US congressman: Fall of Kabul ‘epic failure of Biden's foreign policy’

US Rep. Ilhan Omar (D-MN) (L) talks with Speaker of the House Nancy Pelosi (D-CA) during a rally with fellow Democrats before voting on H.R. 1, or the People Act, on the East Steps of the US Capitol on March 08, 2019 in Washington, DC. (AFP photo)
Taliban militants waving a Taliban flag on the back of a pickup truck drive past a crowded street at Pashtunistan Square area in Jalalabad, Afghanistan in this still image taken from social media video uploaded on August 15, 2021. (Reuters photo)

Republican Congressman Steve Scalise has said the likely fall of Kabul to the Taliban is US President Joe Biden’s “Saigon moment,” calling it an “an epic failure of President Biden's foreign policy.”

Scalise was referring to the hasty evacuation of remaining US troops from Vietnam when the city of Saigon fell two years after former American President Richard Nixon withdrew American forces from the country.

The US House of Representatives Minority Whip made the remarks in an interview with CBS News on Sunday, where he also said Secretary of State Antony Blinken and Secretary of Defense Lloyd Austin had briefed members of the House of the situation in Afghanistan.

However, the Louisiana Republican said certain things could not be discussed due to the real-time nature of events as they unfolded in Afghanistan.

"It's a very dire situation when you see the United States Embassy being evacuated. In fact, you just had President Biden a few days ago saying you wouldn't see helicopters evacuating the embassy like Saigon, and yet here we are. This is this is President Biden's Saigon moment and unfortunately it was very predictable," Scalise said.

"It seems like many in President Biden's intelligence community got this devastatingly wrong and I think a lot of questions will be asked later about why just weeks ago they were saying something completely different than what we're seeing on the ground today and in Afghanistan," he added.

Biden has appeared to put some blame on former Republican President Donald Trump who had reached an agreement with the Taliban to withdraw American troops prior to leaving office.

Commenting on this, Scalise said, “You're seeing a lot of finger-pointing and blaming ... You know, there used to be a saying that the buck stops here on the president's desk to blame everybody else. But look, President Trump had an agreement in place, that was conditions-based and those conditions were not met in fact many of the conditions included that the Taliban wouldn't overtake the cities that they have now overtaken under President Biden's leadership.”

Scalise said the ease with which the Taliban was able to overtake much of Afghanistan is “an epic failure of President Biden's foreign policy.”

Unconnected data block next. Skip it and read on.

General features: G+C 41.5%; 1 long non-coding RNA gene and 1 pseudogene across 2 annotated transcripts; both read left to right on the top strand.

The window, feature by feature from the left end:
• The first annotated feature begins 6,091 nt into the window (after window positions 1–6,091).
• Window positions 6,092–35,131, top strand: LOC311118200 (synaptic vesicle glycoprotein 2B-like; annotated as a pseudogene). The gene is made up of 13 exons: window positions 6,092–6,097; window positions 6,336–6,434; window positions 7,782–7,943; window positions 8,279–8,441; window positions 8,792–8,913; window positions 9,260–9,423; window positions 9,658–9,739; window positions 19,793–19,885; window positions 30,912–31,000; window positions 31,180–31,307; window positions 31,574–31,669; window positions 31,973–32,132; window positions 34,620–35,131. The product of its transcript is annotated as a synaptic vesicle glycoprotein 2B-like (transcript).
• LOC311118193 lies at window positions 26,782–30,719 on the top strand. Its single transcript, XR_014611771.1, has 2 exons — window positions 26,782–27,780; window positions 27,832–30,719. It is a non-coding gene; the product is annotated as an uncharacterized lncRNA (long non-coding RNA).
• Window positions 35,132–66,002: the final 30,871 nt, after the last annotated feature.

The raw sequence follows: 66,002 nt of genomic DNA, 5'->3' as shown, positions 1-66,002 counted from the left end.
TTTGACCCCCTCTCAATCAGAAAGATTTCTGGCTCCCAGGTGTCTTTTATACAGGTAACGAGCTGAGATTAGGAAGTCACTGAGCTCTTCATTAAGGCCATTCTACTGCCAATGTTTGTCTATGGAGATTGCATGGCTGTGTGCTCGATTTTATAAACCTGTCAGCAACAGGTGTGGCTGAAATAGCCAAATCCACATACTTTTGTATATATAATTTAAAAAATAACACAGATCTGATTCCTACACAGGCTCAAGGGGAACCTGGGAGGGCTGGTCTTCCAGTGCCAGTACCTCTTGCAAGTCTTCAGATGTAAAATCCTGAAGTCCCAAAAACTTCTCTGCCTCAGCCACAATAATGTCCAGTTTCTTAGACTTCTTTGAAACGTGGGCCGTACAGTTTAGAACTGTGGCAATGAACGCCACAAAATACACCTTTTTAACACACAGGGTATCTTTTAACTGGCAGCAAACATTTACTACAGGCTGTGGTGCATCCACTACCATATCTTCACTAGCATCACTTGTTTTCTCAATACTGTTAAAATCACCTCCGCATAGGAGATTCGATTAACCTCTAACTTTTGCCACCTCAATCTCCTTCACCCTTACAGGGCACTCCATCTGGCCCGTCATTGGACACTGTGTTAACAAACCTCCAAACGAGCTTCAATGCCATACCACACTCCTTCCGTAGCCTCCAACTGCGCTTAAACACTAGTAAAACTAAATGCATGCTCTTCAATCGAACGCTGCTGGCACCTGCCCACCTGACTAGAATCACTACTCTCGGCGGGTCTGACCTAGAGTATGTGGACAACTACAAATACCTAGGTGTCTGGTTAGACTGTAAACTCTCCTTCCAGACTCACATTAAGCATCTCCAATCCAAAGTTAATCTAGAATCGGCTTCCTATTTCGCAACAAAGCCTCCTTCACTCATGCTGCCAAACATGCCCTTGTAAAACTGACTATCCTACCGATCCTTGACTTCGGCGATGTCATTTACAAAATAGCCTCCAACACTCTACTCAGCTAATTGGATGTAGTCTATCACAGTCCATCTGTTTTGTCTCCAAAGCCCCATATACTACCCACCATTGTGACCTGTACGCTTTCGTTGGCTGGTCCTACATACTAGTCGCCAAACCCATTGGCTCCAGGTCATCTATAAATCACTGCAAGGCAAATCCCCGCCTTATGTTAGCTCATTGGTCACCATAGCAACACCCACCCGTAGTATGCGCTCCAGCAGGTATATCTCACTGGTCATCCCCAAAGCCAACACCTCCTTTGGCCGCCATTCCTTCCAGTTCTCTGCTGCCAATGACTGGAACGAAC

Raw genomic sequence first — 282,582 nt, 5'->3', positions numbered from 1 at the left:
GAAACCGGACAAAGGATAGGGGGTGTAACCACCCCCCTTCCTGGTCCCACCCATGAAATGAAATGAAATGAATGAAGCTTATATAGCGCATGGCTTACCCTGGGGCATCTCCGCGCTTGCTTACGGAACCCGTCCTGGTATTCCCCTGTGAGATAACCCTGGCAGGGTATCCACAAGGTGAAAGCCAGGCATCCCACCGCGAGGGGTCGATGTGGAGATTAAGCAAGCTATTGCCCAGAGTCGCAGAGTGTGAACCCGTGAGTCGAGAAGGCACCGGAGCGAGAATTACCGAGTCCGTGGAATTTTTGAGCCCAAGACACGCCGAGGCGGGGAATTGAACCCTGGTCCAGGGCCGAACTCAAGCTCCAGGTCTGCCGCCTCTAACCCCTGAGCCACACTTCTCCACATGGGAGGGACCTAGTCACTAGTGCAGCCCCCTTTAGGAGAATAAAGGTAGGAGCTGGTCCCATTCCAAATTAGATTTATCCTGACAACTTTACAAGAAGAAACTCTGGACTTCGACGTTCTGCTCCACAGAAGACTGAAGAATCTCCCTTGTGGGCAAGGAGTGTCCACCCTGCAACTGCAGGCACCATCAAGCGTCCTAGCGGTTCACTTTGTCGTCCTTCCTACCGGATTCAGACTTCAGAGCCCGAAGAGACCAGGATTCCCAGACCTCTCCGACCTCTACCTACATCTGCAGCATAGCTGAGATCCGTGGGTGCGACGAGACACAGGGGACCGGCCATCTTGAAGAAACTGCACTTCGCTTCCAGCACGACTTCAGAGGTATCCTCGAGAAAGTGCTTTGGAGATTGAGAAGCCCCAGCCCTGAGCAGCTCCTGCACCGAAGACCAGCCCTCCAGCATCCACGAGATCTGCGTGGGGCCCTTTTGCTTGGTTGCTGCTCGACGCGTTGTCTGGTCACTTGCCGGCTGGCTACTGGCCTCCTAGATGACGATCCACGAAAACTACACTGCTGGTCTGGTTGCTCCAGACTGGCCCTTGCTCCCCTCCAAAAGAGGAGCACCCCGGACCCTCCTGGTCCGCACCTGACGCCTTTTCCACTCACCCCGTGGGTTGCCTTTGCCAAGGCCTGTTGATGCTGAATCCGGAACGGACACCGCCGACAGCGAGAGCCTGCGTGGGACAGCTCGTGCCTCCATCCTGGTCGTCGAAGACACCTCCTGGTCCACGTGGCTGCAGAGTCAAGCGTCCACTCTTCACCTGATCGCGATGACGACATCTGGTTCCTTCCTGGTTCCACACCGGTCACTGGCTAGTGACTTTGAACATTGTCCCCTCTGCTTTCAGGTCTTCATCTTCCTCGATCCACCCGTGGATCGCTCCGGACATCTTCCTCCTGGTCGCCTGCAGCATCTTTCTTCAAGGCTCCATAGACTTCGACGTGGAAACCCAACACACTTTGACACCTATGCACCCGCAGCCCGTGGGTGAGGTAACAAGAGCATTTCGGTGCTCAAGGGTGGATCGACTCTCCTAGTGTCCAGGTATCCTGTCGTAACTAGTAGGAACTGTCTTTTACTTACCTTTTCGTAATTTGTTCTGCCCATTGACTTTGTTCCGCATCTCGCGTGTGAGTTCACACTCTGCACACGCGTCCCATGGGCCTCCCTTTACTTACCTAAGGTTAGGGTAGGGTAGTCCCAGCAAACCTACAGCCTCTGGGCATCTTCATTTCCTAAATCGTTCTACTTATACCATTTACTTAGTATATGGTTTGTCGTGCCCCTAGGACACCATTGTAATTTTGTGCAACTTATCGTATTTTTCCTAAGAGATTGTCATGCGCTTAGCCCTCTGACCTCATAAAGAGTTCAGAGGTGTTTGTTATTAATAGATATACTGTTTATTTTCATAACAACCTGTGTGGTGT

Blinken: 'This is not Saigon'

Meanwhile, Blinken on Sunday claimed that the deteriorating situation in Afghanistan "is not Saigon.”

Blinken was asked whether the Biden administration was already in a "Saigon moment.” He said, "No we're not. Remember, this is not Saigon. We went to Afghanistan 20 years ago with one mission, and that mission was to deal with the folks who attacked us on 9/11 and we have succeeded in that mission."

"The objective that we set: bringing those who attacked us to justice, making sure that they couldn't attack us again from Afghanistan — we've succeeded in that mission, and in fact we succeeded a while ago. And at the same time, remaining in Afghanistan for another one, five, 10 years is not in the national interest," he added.

 

‘Entire Afghan war a Saigon moment’

American journalist Don Debar told Press TV that “this entire war, since Jimmy Carter started it (using George Bush, the first's CIA and Donald Rumsfeld's military intelligence) and George Bush II deployed regulars, through the Obama-Trump and now the Biden administration's time, has been a ‘Saigon moment’”

The United States is removing all of its staff from the embassy in Kabul in the next 72 hours and closing the embassy.

American sources who are privy to the matter told CNN on Sunday the embassy's staff will go to the Kabul airport to travel back to the United States as the Taliban close in on Kabul.

The sources added that only a small number of the staff will stay at the Kabul airport. This means that the Americanembassy in Afghanistan would be closed by Tuesday.

US diplomats were evacuated from the embassy by chopper after a lightning advance by the Taliban militants, who entered Kabul on Sunday and said they expected to take power within days.

The Taliban are reportedly poised to run Afghanistan again 20 years after they were removed from power by American forces following the Sept. 11, 2001 attacks on the United States.

The US invaded Afghanistan in October 2001 and removed the Taliban from power. American forces occupied the country for about 20 years on the pretext of fighting against the Taliban. But as the US forces are leaving Afghanistan, the Taliban are set to invade Kabul, weakened by foreign occupation.


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